Jose will be in the house.
When the UNBC Timberwolves men's basketball team faces the University of Winnipeg Wesmen tonight at the Northern Sport Centre, dynamic shooting guard Jose Araujo will be in the UNBC lineup. The last time he was on the NSC court, back on Dec. 1, he lit up the University of Saskatchewan Huskies for 33 points in a 93-90 Timberwolves win.
Araujo then missed the Wesmen Classic tournament in Winnipeg during the Christmas break due to a minor injury and was also absent for UNBC's first two league games of 2013 because he was in El Salvador for a family wedding.
With Araujo out of the mix, the T-wolves lost four of five, including weekend road contests against the University of Regina Cougars and Brandon University Bobcats -- games they had chances to win as time was ticking down.
Araujo, a fifth-year shooting guard, can be a difference-maker when he's on the court, especially in the late stages of games, so the Timberwolves will be glad to have him back.
"It's always nice having a guy who can put up 20 or 30 points, that's for sure," UNBC head coach Todd Jordan said with a chuckle.
"He's a talented player. We didn't shoot the ball very well [against Regina and Brandon] and that's clearly his specialty. He can make something out of nothing for you. I don't want to say that was the difference [in the weekend losses] but it definitely helps having him there."
The Timberwolves fell 76-73 to Regina and 61-54 to Brandon. The Bobcats and Timberwolves were in a 54-54 tie with two minutes left to play but UNBC didn't score the rest of the way.
With the setbacks, the Timberwolves dropped to 5-7 on the Canada West season and fell out of a playoff spot in the Pacific Division. The top four teams will qualify for the post-season and UNBC now sits fifth.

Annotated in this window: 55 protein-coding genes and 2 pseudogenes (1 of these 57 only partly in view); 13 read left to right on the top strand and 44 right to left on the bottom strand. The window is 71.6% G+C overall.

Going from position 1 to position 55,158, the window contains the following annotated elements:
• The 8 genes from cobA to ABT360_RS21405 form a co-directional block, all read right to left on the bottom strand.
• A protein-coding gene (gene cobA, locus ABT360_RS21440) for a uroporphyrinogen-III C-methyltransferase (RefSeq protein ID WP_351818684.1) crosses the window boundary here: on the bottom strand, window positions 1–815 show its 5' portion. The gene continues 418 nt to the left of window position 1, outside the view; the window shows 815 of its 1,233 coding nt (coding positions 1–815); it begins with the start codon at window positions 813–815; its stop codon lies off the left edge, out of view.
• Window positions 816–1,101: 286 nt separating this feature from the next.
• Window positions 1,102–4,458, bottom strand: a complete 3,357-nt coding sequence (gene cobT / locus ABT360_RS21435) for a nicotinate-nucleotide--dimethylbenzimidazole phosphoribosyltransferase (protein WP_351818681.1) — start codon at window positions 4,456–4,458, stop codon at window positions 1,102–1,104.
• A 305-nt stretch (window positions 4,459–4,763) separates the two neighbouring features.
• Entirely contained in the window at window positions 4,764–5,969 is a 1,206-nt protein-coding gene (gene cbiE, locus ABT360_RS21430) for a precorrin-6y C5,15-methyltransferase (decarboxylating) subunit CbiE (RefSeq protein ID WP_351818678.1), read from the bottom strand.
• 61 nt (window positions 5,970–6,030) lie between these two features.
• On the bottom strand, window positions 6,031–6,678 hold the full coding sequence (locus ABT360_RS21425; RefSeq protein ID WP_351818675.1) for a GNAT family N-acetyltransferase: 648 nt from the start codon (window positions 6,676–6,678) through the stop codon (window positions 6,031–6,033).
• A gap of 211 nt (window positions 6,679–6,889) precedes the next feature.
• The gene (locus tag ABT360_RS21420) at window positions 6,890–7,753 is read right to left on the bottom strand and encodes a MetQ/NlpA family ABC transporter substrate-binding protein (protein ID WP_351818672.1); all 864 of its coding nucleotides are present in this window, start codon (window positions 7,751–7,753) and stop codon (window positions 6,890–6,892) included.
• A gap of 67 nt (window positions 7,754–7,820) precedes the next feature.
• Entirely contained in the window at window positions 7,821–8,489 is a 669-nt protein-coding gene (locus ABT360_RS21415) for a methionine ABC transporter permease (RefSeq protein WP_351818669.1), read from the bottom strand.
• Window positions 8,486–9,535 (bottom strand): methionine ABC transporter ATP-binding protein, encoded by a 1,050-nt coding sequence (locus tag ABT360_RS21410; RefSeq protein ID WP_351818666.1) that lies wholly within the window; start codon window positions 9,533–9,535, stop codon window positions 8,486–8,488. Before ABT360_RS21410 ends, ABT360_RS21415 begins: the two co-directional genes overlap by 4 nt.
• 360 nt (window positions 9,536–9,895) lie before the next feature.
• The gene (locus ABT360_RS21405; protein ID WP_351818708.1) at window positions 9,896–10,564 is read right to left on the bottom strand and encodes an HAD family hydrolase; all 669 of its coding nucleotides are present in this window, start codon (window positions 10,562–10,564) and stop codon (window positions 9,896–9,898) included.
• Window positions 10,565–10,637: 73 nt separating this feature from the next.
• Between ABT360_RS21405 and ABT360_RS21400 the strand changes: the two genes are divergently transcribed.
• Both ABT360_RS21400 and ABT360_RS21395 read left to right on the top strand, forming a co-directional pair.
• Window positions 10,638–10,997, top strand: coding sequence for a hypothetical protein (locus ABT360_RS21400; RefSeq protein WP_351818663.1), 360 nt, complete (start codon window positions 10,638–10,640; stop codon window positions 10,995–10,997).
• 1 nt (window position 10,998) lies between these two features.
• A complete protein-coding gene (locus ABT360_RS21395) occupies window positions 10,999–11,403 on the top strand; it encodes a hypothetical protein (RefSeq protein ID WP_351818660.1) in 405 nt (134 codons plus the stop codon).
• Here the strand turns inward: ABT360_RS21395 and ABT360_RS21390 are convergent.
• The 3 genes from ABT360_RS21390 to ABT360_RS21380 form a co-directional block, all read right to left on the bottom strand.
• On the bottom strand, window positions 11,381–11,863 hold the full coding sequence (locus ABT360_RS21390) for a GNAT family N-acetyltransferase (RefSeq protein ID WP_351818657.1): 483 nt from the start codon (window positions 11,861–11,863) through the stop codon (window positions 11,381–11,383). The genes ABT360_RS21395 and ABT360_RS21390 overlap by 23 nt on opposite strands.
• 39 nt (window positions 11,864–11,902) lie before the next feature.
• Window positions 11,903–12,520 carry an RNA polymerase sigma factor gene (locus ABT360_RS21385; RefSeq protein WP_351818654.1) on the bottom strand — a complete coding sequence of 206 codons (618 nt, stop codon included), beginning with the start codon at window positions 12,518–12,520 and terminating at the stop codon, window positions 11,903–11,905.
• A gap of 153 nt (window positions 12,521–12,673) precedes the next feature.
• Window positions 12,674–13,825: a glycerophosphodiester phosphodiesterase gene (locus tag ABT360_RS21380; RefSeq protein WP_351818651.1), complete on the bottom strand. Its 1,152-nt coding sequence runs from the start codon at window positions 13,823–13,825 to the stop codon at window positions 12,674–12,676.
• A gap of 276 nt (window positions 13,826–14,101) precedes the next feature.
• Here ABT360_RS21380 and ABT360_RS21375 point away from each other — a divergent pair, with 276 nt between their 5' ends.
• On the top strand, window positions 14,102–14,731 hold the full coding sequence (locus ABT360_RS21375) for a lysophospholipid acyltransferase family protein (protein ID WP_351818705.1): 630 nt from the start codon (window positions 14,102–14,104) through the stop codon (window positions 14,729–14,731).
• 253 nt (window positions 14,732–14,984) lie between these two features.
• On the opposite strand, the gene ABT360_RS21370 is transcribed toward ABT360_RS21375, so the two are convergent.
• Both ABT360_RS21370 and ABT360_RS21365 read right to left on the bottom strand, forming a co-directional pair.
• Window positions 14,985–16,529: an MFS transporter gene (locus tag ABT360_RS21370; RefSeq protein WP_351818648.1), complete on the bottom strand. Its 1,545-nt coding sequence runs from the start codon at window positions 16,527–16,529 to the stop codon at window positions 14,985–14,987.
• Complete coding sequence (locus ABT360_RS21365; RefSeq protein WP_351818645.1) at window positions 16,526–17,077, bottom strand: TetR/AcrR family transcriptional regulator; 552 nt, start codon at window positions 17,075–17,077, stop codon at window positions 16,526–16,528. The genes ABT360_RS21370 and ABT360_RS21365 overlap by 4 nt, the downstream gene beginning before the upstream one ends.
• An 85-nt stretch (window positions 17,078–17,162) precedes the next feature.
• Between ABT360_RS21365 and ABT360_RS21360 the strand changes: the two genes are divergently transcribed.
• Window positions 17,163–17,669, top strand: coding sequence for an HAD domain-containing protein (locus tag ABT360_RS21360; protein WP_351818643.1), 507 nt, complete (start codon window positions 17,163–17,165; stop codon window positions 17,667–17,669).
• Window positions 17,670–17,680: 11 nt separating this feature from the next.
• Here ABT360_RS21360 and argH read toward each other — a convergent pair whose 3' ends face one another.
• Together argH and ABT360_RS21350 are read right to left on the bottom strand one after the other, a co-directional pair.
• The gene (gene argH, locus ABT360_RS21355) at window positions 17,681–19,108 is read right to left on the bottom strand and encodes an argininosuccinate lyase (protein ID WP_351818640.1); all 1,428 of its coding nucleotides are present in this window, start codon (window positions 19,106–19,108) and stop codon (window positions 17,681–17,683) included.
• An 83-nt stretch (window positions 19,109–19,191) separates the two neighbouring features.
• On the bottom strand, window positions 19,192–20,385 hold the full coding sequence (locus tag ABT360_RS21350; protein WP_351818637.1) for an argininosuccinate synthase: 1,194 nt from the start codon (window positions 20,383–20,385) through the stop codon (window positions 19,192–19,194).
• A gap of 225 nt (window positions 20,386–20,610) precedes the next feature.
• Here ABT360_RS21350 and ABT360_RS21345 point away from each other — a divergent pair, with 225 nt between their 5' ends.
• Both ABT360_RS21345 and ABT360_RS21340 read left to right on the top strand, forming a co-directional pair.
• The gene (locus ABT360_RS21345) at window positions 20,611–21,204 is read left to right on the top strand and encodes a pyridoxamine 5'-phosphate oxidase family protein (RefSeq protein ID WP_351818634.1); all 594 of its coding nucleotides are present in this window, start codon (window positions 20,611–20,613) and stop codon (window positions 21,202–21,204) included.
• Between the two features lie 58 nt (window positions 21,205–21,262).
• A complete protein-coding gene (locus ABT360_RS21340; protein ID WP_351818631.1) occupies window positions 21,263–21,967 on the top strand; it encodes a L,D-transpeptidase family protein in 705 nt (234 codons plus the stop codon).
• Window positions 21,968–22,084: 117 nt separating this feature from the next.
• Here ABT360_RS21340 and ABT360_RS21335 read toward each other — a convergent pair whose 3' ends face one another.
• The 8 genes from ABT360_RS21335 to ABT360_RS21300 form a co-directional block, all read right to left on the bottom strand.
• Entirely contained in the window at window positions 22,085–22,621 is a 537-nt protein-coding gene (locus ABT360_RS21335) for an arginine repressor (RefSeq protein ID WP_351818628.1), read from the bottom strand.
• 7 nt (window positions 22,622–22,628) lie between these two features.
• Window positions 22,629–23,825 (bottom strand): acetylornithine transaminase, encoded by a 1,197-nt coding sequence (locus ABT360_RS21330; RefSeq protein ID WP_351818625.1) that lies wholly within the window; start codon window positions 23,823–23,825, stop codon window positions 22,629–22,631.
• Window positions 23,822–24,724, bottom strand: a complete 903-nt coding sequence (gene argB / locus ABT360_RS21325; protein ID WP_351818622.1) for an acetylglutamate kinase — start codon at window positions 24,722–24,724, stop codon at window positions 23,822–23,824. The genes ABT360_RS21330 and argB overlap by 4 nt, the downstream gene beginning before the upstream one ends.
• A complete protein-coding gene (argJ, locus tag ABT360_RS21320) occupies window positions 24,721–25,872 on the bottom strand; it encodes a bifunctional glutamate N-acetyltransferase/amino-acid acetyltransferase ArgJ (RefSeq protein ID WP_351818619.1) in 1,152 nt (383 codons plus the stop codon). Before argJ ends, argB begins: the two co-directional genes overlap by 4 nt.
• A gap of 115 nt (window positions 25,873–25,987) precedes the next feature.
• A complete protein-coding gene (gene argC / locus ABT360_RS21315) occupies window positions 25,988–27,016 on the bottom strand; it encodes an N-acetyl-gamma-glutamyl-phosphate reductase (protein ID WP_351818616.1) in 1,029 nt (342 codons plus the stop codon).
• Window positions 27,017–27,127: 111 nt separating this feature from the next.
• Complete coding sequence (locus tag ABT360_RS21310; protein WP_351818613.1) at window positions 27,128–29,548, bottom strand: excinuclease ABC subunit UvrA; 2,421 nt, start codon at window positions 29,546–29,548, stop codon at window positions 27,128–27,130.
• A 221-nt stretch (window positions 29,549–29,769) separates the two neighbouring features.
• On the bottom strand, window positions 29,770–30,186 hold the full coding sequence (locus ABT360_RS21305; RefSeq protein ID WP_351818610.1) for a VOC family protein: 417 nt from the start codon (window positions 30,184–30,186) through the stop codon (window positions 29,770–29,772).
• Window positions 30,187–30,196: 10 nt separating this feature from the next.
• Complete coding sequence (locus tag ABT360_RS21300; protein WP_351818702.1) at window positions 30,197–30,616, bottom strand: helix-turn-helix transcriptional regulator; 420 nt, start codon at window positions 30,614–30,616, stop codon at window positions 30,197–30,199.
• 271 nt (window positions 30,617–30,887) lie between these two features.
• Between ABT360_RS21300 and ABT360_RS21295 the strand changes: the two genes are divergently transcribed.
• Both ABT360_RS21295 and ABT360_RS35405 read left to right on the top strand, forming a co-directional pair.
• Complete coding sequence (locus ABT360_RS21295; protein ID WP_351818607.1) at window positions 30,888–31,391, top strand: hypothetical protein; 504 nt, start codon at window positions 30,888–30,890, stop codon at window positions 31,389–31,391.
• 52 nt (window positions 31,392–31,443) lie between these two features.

Getting back into the win column against Winnipeg won't be easy because the Wesmen come in with a 9-4 record, which has them in second place in the Prairie Division.
"They've got an extremely quick point guard [Andrew Cunningham] and they're pretty athletic throughout their lineup," Jordan said. "They play a lot of penetrate-and-kick basketball so we're going to really have to guard against penetration and deal with ball screens to be able to contain them defensively. It should be an up-tempo game. Both teams play a similar style. We both like to get out and run and we both like to shoot a lot of threes."
It's no coincidence the Timberwolves and Wesmen both prefer to play at a breakneck pace. At UNBC, that style was established by former coach Mike Raimbault when he arrived in Prince George for the 2008-09 B.C. Colleges Athletic Association season. The next season, Raimbault led the T-wolves to a Canadian Colleges Athletic Association national championship. At the end of that banner-winning run, he accepted the job as head coach of the Wesmen and is now in his third season at the helm of the Winnipeg program.
Jordan is looking forward to seeing Raimbault back at the NSC.
"Mike's a good friend of mine," said Jordan, who was Raimbault's successor as coach of the Timberwolves. "We stay in touch and communicate regularly and it will be good to see him again. But, at the end of the day, we're in positions where we want to get wins for various reasons. He's looking at potentially being in a position to host a home playoff series and we're looking to try to break into playoffs for the first time ever in Canada West. More than anything, the focus of the coaches will be on getting our kids ready to try to win some games."
Tip-off is at 8 p.m.
The UNBC and Winnipeg women's teams will also square off, starting at 6 p.m. The Timberwolves enter the game with a 4-8 record, while the Wesmen sit at 5-8.